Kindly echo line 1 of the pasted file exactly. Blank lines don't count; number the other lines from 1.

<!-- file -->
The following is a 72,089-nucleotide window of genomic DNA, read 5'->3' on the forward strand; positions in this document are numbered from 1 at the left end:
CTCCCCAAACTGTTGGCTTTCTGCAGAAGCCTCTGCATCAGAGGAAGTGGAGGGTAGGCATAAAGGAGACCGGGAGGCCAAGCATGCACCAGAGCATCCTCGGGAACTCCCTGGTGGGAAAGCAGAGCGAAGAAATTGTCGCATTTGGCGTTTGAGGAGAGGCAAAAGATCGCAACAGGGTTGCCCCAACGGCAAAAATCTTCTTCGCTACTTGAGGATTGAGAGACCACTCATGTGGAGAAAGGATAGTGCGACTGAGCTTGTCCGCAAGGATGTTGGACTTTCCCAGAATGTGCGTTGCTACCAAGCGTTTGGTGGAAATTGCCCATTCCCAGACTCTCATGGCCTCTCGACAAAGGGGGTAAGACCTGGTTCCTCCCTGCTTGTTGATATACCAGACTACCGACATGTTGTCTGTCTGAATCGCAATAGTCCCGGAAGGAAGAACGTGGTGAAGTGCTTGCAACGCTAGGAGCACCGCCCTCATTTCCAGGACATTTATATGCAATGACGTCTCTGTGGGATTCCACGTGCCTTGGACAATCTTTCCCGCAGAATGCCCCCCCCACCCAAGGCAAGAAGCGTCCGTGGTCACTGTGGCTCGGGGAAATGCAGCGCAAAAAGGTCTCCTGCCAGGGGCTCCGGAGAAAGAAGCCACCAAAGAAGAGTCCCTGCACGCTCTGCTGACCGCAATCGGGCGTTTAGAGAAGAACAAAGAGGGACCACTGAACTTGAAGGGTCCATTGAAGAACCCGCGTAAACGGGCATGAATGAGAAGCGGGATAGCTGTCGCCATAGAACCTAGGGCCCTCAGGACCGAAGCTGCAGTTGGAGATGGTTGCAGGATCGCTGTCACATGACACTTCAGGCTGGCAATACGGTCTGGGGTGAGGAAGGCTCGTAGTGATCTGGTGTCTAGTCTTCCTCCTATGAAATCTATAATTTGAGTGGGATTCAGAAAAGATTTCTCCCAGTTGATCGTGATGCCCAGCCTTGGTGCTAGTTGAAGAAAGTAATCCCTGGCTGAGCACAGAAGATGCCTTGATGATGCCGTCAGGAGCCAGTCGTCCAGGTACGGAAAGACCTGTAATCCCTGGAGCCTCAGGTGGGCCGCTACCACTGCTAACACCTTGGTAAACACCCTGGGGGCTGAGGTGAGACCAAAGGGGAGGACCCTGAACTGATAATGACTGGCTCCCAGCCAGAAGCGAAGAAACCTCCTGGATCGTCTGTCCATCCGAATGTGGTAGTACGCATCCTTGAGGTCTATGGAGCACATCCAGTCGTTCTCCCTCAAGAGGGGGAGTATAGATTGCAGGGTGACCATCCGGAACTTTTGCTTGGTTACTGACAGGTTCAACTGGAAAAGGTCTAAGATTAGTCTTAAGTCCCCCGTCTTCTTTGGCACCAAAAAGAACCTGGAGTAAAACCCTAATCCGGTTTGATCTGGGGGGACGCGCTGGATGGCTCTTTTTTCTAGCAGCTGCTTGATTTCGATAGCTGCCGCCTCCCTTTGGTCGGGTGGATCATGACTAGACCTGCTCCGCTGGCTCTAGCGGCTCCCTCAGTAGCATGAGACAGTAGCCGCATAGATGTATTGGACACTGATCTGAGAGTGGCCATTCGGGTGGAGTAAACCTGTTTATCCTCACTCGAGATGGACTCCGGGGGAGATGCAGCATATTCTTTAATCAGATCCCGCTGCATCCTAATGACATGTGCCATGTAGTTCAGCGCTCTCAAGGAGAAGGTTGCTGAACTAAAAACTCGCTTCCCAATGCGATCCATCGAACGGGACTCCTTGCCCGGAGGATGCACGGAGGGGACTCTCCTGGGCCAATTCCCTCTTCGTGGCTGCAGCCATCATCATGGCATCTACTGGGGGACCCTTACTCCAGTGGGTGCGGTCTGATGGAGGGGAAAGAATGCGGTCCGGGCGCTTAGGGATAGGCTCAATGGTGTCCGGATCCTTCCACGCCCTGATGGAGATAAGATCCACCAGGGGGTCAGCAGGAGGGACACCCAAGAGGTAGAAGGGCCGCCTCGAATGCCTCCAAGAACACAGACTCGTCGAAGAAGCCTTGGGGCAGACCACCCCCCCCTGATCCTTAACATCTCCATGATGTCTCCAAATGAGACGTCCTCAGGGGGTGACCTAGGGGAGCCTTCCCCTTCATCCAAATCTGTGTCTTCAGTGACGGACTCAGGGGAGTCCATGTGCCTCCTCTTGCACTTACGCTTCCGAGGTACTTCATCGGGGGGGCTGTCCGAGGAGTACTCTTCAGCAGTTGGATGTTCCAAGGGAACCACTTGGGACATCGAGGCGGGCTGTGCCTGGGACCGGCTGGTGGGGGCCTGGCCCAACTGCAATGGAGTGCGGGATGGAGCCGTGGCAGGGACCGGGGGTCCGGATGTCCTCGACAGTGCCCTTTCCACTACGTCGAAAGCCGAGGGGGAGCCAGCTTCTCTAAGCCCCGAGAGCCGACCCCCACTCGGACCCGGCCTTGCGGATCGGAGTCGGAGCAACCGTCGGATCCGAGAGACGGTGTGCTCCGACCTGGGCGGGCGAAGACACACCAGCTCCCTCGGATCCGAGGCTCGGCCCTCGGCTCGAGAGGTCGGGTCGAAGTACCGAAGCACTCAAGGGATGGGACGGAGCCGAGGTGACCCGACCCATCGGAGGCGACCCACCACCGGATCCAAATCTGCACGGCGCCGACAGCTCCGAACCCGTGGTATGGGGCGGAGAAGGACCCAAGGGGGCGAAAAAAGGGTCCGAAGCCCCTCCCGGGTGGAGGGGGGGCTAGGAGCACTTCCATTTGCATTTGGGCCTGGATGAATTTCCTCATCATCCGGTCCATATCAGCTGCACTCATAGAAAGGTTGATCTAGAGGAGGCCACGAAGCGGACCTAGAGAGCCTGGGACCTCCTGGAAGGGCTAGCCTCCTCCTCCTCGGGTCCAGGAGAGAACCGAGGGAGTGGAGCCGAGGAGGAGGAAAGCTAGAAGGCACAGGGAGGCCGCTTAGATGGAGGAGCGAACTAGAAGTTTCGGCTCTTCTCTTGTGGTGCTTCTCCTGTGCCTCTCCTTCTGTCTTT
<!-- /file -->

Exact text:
The following is a 72,089-nucleotide window of genomic DNA, read 5'->3' on the forward strand; positions in this document are numbered from 1 at the left end: